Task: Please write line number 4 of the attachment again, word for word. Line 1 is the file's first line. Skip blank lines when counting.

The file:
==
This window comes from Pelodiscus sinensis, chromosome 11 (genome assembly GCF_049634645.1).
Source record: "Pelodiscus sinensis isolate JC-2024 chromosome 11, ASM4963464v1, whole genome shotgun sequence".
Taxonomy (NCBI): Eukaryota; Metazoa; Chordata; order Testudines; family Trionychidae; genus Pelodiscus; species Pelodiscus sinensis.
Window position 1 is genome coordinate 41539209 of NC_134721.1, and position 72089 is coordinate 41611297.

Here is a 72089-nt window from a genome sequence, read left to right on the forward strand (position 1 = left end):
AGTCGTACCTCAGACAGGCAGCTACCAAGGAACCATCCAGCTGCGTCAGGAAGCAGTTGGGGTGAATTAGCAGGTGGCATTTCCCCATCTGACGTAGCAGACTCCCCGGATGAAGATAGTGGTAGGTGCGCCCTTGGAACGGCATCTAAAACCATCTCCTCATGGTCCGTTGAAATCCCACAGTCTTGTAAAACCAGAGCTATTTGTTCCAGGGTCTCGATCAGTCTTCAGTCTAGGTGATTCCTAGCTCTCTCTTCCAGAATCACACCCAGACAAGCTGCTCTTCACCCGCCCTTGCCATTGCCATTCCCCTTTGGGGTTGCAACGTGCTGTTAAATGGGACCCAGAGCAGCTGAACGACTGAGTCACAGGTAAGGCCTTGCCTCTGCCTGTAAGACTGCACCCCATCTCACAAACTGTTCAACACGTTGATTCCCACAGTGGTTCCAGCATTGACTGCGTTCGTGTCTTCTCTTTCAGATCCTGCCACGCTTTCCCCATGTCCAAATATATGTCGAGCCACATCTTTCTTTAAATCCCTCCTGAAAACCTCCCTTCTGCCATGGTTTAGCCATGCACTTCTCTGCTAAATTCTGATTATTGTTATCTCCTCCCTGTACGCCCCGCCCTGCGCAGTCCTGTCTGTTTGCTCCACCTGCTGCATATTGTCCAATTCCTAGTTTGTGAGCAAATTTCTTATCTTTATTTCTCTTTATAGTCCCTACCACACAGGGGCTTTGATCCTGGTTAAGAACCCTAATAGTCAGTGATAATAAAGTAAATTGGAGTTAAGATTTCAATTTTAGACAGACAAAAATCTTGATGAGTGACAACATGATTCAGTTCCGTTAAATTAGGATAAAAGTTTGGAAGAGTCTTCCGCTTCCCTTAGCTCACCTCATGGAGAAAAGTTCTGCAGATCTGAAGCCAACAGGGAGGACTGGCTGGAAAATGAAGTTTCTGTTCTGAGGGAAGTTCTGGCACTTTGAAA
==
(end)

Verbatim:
Window position 1 is genome coordinate 41539209 of NC_134721.1, and position 72089 is coordinate 41611297.